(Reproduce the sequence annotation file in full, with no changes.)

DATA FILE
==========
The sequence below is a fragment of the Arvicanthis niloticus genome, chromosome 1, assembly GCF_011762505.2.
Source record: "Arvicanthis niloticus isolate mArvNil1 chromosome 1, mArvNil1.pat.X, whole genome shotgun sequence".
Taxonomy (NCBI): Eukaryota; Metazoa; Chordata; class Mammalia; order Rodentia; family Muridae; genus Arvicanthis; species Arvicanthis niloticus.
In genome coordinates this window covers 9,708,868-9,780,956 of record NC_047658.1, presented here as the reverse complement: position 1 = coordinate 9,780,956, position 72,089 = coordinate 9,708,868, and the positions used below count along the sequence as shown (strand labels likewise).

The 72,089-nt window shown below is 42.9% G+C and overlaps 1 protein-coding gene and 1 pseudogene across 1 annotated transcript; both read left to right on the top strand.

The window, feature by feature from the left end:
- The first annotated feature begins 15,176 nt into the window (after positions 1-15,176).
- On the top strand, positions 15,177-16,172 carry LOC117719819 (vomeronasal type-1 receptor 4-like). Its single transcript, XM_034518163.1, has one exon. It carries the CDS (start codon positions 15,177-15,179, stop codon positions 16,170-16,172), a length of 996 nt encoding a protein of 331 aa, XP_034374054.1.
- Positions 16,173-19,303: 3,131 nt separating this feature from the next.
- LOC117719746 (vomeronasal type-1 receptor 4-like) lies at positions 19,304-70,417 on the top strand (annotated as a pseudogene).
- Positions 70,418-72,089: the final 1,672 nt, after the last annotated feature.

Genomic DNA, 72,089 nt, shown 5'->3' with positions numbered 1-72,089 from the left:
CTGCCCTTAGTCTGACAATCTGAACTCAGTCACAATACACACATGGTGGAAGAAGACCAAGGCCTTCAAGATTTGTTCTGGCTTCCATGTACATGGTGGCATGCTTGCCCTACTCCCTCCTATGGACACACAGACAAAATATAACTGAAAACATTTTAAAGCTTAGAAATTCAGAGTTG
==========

The sequence below is a fragment of the Arvicanthis niloticus genome, chromosome 1, assembly GCF_011762505.2.
Source record: "Arvicanthis niloticus isolate mArvNil1 chromosome 1, mArvNil1.pat.X, whole genome shotgun sequence".
Taxonomy (NCBI): Eukaryota; Metazoa; Chordata; class Mammalia; order Rodentia; family Muridae; genus Arvicanthis; species Arvicanthis niloticus.
In genome coordinates this window covers 9,708,868-9,780,956 of record NC_047658.1, presented here as the reverse complement: position 1 = coordinate 9,780,956, position 72,089 = coordinate 9,708,868, and the positions used below count along the sequence as shown (strand labels likewise).

The 72,089-nt window shown below is 42.9% G+C and overlaps 1 protein-coding gene and 1 pseudogene across 1 annotated transcript; both read left to right on the top strand.

The window, feature by feature from the left end:
- The first annotated feature begins 15,176 nt into the window (after positions 1-15,176).
- On the top strand, positions 15,177-16,172 carry LOC117719819 (vomeronasal type-1 receptor 4-like). Its single transcript, XM_034518163.1, has one exon. It carries the CDS (start codon positions 15,177-15,179, stop codon positions 16,170-16,172), a length of 996 nt encoding a protein of 331 aa, XP_034374054.1.
- Positions 16,173-19,303: 3,131 nt separating this feature from the next.
- LOC117719746 (vomeronasal type-1 receptor 4-like) lies at positions 19,304-70,417 on the top strand (annotated as a pseudogene).
- Positions 70,418-72,089: the final 1,672 nt, after the last annotated feature.

Genomic DNA, 72,089 nt, shown 5'->3' with positions numbered 1-72,089 from the left:
CTGCCCTTAGTCTGACAATCTGAACTCAGTCACAATACACACATGGTGGAAGAAGACCAAGGCCTTCAAGATTTGTTCTGGCTTCCATGTACATGGTGGCATGCTTGCCCTACTCCCTCCTATGGACACACAGACAAAATATAACTGAAAACATTTTAAAGCTTAGAAATTCAGAGTTG